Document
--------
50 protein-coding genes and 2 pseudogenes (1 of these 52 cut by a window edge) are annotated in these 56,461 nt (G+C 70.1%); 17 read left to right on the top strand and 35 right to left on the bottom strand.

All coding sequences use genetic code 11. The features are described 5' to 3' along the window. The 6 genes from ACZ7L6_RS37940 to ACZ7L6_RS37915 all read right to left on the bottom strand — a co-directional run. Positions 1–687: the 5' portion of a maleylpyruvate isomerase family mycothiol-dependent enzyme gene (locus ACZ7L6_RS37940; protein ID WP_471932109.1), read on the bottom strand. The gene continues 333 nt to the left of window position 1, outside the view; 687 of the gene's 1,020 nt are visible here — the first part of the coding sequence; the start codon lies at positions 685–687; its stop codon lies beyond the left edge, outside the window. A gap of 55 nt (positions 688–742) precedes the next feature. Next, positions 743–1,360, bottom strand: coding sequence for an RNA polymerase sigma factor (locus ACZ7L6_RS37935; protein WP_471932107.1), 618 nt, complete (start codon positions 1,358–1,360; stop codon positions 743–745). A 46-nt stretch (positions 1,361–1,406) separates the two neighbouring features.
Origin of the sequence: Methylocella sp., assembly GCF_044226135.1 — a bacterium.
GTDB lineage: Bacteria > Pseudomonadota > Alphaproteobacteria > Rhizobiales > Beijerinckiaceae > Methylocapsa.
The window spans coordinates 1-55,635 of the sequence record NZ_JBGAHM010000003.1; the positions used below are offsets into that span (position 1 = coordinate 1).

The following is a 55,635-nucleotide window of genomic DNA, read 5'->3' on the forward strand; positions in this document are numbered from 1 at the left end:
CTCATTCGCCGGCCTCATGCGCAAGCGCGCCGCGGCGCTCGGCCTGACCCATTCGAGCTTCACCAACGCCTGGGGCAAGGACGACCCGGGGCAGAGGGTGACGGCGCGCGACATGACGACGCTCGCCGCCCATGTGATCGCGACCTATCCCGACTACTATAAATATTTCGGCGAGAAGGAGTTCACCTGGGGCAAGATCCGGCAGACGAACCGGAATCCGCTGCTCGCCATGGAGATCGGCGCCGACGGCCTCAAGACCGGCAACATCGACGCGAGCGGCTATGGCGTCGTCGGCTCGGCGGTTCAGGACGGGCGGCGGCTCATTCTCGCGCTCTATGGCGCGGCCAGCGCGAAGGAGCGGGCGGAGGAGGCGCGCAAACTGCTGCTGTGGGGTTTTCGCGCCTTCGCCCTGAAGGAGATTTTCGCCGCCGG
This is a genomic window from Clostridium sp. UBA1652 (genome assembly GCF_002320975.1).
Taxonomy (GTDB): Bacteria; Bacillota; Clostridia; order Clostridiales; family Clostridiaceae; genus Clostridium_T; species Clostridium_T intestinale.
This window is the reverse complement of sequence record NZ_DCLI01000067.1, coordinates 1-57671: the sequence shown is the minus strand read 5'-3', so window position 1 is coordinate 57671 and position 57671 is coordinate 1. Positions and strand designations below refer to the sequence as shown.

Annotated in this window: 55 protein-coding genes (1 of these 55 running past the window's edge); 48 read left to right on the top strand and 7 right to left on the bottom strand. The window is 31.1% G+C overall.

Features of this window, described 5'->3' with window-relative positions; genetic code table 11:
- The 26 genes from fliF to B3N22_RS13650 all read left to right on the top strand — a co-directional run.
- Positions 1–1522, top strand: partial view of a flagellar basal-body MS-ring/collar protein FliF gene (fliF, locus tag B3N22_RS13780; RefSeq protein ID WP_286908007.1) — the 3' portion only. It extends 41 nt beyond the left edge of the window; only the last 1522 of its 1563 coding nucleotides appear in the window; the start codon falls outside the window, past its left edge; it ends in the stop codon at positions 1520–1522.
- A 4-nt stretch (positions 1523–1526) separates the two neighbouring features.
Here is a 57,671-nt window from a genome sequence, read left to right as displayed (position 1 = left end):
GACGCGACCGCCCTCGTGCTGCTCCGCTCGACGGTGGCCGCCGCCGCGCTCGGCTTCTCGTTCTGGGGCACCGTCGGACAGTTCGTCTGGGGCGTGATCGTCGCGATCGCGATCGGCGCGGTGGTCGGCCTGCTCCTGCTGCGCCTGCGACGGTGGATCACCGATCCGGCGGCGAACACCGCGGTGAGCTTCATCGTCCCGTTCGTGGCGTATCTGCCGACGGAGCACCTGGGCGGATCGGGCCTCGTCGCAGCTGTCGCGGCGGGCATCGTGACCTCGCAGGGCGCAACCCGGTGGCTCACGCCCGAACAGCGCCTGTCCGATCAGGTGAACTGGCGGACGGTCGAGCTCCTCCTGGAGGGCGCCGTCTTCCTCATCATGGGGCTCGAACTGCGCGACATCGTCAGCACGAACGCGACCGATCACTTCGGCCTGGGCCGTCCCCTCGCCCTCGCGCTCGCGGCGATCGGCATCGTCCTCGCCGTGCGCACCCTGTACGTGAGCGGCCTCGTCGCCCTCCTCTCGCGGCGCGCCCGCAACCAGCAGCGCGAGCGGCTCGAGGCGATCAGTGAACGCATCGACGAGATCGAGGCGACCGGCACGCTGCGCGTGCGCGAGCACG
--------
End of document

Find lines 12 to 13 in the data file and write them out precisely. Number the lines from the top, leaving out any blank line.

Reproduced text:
Features of this window, described 5'->3' with window-relative positions; genetic code table 11:
- The 26 genes from fliF to B3N22_RS13650 all read left to right on the top strand — a co-directional run.